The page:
Asian Infrastructure Investment Bank (AIIB) will help Bangladesh bring about a revolutionary change in regional connectivity through local infrastructure development, observed economists and entrepreneurs, hailing the government's initiative to join the specialized bank.
Bangladesh is a signatory to a deal inked on October 24 in Shanhai, a commercial hub of China, by representatives from 21 Asian nations to set up the bank. The bank will lend money to build roads, mobile phone towers and other forms of infrastructure in poorer parts of Asia. China spearheaded the bank, considering the fact that Asia has a massive infrastructure-funding gap, and hopes to formally launch it by the end of next year.
The hole at some $8 trillion between 2010 and 2020 was pegged by Asian Development Bank (ADB). However, the existing institutions cannot hope to fill it; ADB has capital based money--both paid-in and pledged by member-nations of just over $160 billion-- and World Bank has $223 billion.
The new bank, AIIB, will start with $50 billion in capital, barely enough for what is needed but still a helpful boost. Moreover, while ADB and World Bank loans support everything from environmental protection to gender equality, the AIIB will concentrate its firepower on infrastructure, Chinese officials said.
Professor MM Akash of Dhaka University said, "China, with its huge accumulated resources, will use the new bank to expand its influence and establish power in Asian region which, otherwise, is dominated by Japan and the USA."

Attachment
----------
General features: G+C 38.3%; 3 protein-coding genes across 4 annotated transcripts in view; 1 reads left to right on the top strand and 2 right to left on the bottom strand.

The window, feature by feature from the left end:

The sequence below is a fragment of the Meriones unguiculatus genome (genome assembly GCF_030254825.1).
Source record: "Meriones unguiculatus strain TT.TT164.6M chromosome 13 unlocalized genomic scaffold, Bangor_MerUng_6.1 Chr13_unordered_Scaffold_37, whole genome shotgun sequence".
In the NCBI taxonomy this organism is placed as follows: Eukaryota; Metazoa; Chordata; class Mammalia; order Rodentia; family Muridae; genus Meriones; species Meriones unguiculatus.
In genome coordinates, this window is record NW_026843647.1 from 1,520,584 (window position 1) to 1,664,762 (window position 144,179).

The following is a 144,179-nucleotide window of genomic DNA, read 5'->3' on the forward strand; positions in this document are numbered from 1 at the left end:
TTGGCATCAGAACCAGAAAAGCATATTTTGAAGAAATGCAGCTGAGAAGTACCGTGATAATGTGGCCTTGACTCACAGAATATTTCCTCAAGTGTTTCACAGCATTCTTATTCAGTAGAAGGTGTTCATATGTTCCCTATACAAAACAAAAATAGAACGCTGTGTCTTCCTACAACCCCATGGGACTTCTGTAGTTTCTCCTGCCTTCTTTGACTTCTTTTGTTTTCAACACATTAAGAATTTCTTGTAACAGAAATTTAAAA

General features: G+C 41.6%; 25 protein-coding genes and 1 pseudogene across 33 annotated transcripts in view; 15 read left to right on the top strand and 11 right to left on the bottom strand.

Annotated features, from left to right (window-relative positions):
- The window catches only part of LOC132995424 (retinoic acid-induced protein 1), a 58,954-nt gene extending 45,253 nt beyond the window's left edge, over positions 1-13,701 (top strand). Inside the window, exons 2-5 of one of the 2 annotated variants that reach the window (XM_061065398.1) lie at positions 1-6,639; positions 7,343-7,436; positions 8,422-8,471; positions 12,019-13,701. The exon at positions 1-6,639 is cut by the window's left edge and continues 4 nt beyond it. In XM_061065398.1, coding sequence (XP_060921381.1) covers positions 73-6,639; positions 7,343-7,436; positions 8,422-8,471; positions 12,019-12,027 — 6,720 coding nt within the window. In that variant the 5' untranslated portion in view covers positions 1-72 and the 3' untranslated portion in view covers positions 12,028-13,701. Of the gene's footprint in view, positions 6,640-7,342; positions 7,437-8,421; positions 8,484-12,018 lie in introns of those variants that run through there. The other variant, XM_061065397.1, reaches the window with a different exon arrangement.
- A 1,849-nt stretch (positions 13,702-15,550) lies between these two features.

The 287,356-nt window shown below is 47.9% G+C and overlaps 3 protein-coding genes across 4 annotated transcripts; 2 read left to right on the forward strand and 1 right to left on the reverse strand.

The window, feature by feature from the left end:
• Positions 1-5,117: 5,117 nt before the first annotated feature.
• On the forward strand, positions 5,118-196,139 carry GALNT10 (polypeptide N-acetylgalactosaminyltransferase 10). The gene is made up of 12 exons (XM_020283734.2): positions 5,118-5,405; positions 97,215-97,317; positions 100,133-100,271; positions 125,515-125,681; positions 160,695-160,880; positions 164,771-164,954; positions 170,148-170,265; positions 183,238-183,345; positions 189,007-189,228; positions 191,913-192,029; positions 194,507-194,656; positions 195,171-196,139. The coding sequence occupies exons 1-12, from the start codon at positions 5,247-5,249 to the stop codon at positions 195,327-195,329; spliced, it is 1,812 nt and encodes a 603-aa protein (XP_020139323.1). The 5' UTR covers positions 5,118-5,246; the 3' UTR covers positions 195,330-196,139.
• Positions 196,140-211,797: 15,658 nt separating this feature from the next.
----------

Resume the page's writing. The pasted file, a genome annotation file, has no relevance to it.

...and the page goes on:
The country's apex trade body chief lauded Bangladesh's joining the new bank.
"This is a perfect and time-befitting decision of Prime Minister Sheikh Hasina," said Kazi Akramuddin Ahmed, President of Federation of Bangladesh Chambers of Commerce and Industry (FBCCI).
Development of the Dhaka-Chittagong four-lane highway and capacity building programme of seaports were delayed due to fund crisis, FBCCI chief pointed out, suggesting that cooperation of the AIIB could be sought to go ahead with such projects, which obviously help Bangladesh keep business on right track.
Md Atiqul Islam, President of Bangladesh Garment Manufacturers and Exporters Association (BGMEA), said Bangladesh will be the No. 1 apparel exporter in the globe if the country can improve infrastructures.
"People of the country will obviously be benefited by the decision of the government to join the AIIB, aiming at contributing to infrastructure development," Islam said.
World Bank President Jim Yong Kim has also welcomed the AIIB, saying that need for infrastructure in developing countries is great, so the new organization would benefit them,
Pointing his finger at 'huge infrastructure financing needs' in Asia, ADB President Takehiko Nakao said establishment of the AIIB is an understandable step.
He said when AIIB is established, ADB will be willing to consider appropriate collaboration and, at the same time, urged that AIIB adopt international best practices in such areas as procurement and social safeguards on lending arrangements.